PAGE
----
To this day, if I am invited anywhere that roast beef is the main entrée, I hope there is a dog around who is allowed in the dining area. If there is no dog, I have been known to secretly “cough” into my table napkin throughout the meal, and later empty the contents of the napkin in the garbage receptacle. There have been, however, occasions where I was unable to discretely empty my napkin in the garbage and had to slip it into a pocket and dispose of it at home. Dogs are much easier garbage disposals than table napkins.



19 responses to “Shoestrings and Gristle, Come and Get It

  1. I hate coconut. It’s just about the only thing I refuse to eat. It’s a texture thing–it feels like I have a mouth full of straw.

    Liked by 1 person

    • I read your comment before realizing to which post you were commenting, I thought this had to do with the “dryness” post where coconut oil was discussed with Crisco! Hahahaha

      Anyway, I agree about the texture of coconut, but have liked coconut pie, I think they shred the coconut more finely – maybe. 😉


  2. And I’m SURE you made a LOT of canine pals over the years! Good beef isn’t tough and stringy. And certainly not when cooked properly. I mostly like my own cooking best. I know what I like. And that’s what I make for dinner 🙂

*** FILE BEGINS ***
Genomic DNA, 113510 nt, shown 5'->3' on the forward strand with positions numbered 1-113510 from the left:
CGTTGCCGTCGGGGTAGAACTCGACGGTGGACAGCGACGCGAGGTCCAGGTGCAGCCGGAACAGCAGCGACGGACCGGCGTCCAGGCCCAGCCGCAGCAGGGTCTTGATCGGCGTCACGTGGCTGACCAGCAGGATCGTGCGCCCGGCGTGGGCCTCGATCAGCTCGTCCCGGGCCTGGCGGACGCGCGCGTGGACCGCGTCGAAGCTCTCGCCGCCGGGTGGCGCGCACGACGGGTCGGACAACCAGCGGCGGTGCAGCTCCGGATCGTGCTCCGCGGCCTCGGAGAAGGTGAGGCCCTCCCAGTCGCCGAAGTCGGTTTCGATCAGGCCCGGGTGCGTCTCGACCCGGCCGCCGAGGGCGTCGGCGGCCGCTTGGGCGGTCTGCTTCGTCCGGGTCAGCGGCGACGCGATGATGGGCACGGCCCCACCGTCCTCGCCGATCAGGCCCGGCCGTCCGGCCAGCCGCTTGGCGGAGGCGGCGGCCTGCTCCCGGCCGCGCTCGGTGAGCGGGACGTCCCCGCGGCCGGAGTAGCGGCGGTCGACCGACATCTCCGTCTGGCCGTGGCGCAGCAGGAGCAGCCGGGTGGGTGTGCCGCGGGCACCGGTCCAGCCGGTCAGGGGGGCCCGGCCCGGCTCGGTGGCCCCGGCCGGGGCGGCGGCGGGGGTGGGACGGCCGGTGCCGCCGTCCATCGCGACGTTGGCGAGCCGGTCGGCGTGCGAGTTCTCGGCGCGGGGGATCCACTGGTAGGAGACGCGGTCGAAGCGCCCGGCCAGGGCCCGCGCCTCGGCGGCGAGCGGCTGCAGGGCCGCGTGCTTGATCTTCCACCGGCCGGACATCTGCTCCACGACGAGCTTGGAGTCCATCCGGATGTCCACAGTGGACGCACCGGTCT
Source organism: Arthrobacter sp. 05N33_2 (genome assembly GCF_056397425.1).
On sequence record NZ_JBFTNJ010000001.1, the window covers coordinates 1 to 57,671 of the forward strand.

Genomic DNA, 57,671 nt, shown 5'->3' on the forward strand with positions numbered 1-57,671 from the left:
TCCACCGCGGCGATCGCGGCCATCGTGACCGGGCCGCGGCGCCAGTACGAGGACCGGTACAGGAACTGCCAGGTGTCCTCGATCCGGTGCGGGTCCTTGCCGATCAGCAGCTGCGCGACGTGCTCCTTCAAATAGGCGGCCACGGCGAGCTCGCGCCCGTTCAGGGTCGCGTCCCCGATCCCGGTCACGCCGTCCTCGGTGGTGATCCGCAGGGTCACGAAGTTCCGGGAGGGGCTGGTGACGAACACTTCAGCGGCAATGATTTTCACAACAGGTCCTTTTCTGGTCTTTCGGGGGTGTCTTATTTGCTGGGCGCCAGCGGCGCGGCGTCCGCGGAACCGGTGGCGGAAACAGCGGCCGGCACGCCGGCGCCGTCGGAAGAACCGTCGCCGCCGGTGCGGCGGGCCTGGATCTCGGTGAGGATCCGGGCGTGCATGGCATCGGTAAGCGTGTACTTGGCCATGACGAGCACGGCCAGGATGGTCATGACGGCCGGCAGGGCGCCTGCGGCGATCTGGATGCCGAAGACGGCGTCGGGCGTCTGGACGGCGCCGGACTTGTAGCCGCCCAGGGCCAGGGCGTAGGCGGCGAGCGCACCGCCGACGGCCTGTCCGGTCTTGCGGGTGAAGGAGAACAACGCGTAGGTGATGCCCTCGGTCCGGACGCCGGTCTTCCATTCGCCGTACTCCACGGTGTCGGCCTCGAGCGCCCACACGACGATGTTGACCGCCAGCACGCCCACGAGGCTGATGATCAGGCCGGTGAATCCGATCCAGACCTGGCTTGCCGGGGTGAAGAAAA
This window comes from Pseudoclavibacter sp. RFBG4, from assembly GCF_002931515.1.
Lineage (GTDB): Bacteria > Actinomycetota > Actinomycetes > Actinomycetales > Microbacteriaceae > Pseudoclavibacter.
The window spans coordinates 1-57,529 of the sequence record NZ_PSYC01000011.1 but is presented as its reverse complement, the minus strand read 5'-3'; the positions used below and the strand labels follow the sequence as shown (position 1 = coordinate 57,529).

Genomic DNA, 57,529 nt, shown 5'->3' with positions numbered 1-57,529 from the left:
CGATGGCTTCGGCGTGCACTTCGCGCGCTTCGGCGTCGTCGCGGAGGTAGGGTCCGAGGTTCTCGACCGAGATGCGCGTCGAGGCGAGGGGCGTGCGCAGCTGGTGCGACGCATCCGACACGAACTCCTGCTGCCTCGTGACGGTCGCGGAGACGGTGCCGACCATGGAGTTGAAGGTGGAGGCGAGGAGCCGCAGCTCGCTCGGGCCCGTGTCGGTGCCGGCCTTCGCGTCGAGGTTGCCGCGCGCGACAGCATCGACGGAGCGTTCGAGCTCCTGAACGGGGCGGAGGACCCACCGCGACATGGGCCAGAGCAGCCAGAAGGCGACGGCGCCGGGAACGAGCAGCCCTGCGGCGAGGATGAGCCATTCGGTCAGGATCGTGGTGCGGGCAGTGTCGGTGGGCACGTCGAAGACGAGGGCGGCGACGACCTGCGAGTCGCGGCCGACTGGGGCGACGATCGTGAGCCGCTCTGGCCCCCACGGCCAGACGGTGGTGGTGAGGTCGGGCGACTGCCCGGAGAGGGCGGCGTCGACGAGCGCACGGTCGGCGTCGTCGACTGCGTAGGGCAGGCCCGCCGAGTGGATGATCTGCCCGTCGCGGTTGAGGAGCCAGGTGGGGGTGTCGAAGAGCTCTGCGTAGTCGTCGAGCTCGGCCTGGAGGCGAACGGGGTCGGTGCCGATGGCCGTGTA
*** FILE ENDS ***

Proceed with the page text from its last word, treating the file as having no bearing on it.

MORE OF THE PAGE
Liked by 1 person

    • Me too. I don’t eat the stuff my husband eats – a lot of fried foods and red meat. I eat mostly chicken but feel guilty about any meat, especially after watching… Vegucated. I feel so guilty.


      • Yes. Me too. Serious guilt. But with all my other issues and surgeries, I have an excessively high requirement for protein. I don’t like tofu. So chicken, fish, and cheese has to fill the gap. If I tried to do it all with beans, no one would stay in a room with me. Maybe not even me.

        Liked by 1 person

  3. “I won’t eat anything that used to have a face.” That’s a quote from Paul McCartney; describes me too. I was always like that, even as a small child. Don’t know why. I can still hear my brother: “Ma! She’s calling her dinner Bessie again!”

    Liked by 1 person

  4. I don’t think I can say I’ve ever had a beef roast with gristle in it. Odd. I prefer pork roasts, though. To me, they’re more tender.

    Liked by 1 person